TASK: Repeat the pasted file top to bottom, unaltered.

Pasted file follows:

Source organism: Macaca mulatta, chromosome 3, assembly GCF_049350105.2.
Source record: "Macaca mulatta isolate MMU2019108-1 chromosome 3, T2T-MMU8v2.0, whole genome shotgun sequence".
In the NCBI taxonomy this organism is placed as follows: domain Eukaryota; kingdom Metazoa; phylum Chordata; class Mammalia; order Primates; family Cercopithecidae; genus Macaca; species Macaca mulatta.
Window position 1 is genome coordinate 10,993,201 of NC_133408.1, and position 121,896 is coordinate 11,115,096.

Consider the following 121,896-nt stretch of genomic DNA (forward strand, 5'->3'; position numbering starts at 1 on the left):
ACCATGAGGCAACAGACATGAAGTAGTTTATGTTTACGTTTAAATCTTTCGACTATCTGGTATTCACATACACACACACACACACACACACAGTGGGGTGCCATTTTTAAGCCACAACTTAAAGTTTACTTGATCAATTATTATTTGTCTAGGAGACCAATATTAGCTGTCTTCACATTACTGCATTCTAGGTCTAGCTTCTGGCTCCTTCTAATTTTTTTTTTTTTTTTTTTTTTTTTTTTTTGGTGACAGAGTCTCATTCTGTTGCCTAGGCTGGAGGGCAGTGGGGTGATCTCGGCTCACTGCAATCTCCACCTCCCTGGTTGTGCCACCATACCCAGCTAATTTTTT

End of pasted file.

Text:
Source organism: Macaca mulatta, chromosome 3, assembly GCF_049350105.2.
Source record: "Macaca mulatta isolate MMU2019108-1 chromosome 3, T2T-MMU8v2.0, whole genome shotgun sequence".
In the NCBI taxonomy this organism is placed as follows: domain Eukaryota; kingdom Metazoa; phylum Chordata; class Mammalia; order Primates; family Cercopithecidae; genus Macaca; species Macaca mulatta.
Window position 1 is genome coordinate 10,993,201 of NC_133408.1, and position 121,896 is coordinate 11,115,096.

Consider the following 121,896-nt stretch of genomic DNA (forward strand, 5'->3'; position numbering starts at 1 on the left):
ACCATGAGGCAACAGACATGAAGTAGTTTATGTTTACGTTTAAATCTTTCGACTATCTGGTATTCACATACACACACACACACACACACACAGTGGGGTGCCATTTTTAAGCCACAACTTAAAGTTTACTTGATCAATTATTATTTGTCTAGGAGACCAATATTAGCTGTCTTCACATTACTGCATTCTAGGTCTAGCTTCTGGCTCCTTCTAATTTTTTTTTTTTTTTTTTTTTTTTTTTTTTGGTGACAGAGTCTCATTCTGTTGCCTAGGCTGGAGGGCAGTGGGGTGATCTCGGCTCACTGCAATCTCCACCTCCCTGGTTGTGCCACCATACCCAGCTAATTTTTT